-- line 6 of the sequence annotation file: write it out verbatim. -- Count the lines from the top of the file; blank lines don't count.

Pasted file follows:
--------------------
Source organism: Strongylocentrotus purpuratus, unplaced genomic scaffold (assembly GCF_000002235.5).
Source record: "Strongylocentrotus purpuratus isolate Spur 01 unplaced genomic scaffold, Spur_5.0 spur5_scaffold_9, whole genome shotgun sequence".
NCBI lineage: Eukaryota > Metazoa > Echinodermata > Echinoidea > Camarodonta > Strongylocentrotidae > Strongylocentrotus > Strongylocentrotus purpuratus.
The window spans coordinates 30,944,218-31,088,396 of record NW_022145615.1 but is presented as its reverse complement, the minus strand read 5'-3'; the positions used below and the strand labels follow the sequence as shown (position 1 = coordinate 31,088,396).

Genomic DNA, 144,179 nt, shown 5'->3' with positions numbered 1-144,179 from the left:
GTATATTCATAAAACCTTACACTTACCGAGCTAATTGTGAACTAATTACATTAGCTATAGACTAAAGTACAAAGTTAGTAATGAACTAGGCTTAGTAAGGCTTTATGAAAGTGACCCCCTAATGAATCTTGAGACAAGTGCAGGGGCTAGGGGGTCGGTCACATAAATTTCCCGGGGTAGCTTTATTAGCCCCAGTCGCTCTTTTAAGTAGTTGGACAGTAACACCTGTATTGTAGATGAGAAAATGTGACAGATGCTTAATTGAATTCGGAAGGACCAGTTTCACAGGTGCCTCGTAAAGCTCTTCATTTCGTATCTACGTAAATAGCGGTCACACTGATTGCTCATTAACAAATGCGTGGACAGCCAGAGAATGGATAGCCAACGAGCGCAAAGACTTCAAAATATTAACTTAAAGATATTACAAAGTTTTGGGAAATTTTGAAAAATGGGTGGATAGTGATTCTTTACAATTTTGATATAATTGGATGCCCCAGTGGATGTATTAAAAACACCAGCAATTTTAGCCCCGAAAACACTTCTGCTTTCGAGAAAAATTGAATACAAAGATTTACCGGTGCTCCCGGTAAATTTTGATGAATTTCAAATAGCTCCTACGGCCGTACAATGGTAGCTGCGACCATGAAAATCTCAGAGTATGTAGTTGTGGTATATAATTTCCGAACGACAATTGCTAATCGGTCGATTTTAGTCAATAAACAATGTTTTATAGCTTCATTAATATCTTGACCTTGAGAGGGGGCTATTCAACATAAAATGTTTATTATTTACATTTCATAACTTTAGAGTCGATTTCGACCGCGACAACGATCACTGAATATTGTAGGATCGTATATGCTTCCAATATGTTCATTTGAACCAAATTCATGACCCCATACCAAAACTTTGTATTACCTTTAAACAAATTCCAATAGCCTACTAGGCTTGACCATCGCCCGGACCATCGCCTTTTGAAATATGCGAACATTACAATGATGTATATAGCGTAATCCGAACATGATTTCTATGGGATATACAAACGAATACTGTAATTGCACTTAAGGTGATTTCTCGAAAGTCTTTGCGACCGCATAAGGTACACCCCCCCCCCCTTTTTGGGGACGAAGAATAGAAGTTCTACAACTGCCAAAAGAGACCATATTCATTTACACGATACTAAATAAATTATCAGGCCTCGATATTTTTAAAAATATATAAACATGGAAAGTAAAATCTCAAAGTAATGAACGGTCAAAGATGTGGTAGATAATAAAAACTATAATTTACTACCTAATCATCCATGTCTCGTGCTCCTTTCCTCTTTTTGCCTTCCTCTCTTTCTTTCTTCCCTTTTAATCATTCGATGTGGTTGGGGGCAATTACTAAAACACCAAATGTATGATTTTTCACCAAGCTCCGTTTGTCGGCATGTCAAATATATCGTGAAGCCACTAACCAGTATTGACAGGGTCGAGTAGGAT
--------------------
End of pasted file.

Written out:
GTATATTCATAAAACCTTACACTTACCGAGCTAATTGTGAACTAATTACATTAGCTATAGACTAAAGTACAAAGTTAGTAATGAACTAGGCTTAGTAAGGCTTTATGAAAGTGACCCCCTAATGAATCTTGAGACAAGTGCAGGGGCTAGGGGGTCGGTCACATAAATTTCCCGGGGTAGCTTTATTAGCCCCAGTCGCTCTTTTAAGTAGTTGGACAGTAACACCTGTATTGTAGATGAGAAAATGTGACAGATGCTTAATTGAATTCGGAAGGACCAGTTTCACAGGTGCCTCGTAAAGCTCTTCATTTCGTATCTACGTAAATAGCGGTCACACTGATTGCTCATTAACAAATGCGTGGACAGCCAGAGAATGGATAGCCAACGAGCGCAAAGACTTCAAAATATTAACTTAAAGATATTACAAAGTTTTGGGAAATTTTGAAAAATGGGTGGATAGTGATTCTTTACAATTTTGATATAATTGGATGCCCCAGTGGATGTATTAAAAACACCAGCAATTTTAGCCCCGAAAACACTTCTGCTTTCGAGAAAAATTGAATACAAAGATTTACCGGTGCTCCCGGTAAATTTTGATGAATTTCAAATAGCTCCTACGGCCGTACAATGGTAGCTGCGACCATGAAAATCTCAGAGTATGTAGTTGTGGTATATAATTTCCGAACGACAATTGCTAATCGGTCGATTTTAGTCAATAAACAATGTTTTATAGCTTCATTAATATCTTGACCTTGAGAGGGGGCTATTCAACATAAAATGTTTATTATTTACATTTCATAACTTTAGAGTCGATTTCGACCGCGACAACGATCACTGAATATTGTAGGATCGTATATGCTTCCAATATGTTCATTTGAACCAAATTCATGACCCCATACCAAAACTTTGTATTACCTTTAAACAAATTCCAATAGCCTACTAGGCTTGACCATCGCCCGGACCATCGCCTTTTGAAATATGCGAACATTACAATGATGTATATAGCGTAATCCGAACATGATTTCTATGGGATATACAAACGAATACTGTAATTGCACTTAAGGTGATTTCTCGAAAGTCTTTGCGACCGCATAAGGTACACCCCCCCCCCCTTTTTGGGGACGAAGAATAGAAGTTCTACAACTGCCAAAAGAGACCATATTCATTTACACGATACTAAATAAATTATCAGGCCTCGATATTTTTAAAAATATATAAACATGGAAAGTAAAATCTCAAAGTAATGAACGGTCAAAGATGTGGTAGATAATAAAAACTATAATTTACTACCTAATCATCCATGTCTCGTGCTCCTTTCCTCTTTTTGCCTTCCTCTCTTTCTTTCTTCCCTTTTAATCATTCGATGTGGTTGGGGGCAATTACTAAAACACCAAATGTATGATTTTTCACCAAGCTCCGTTTGTCGGCATGTCAAATATATCGTGAAGCCACTAACCAGTATTGACAGGGTCGAGTAGGAT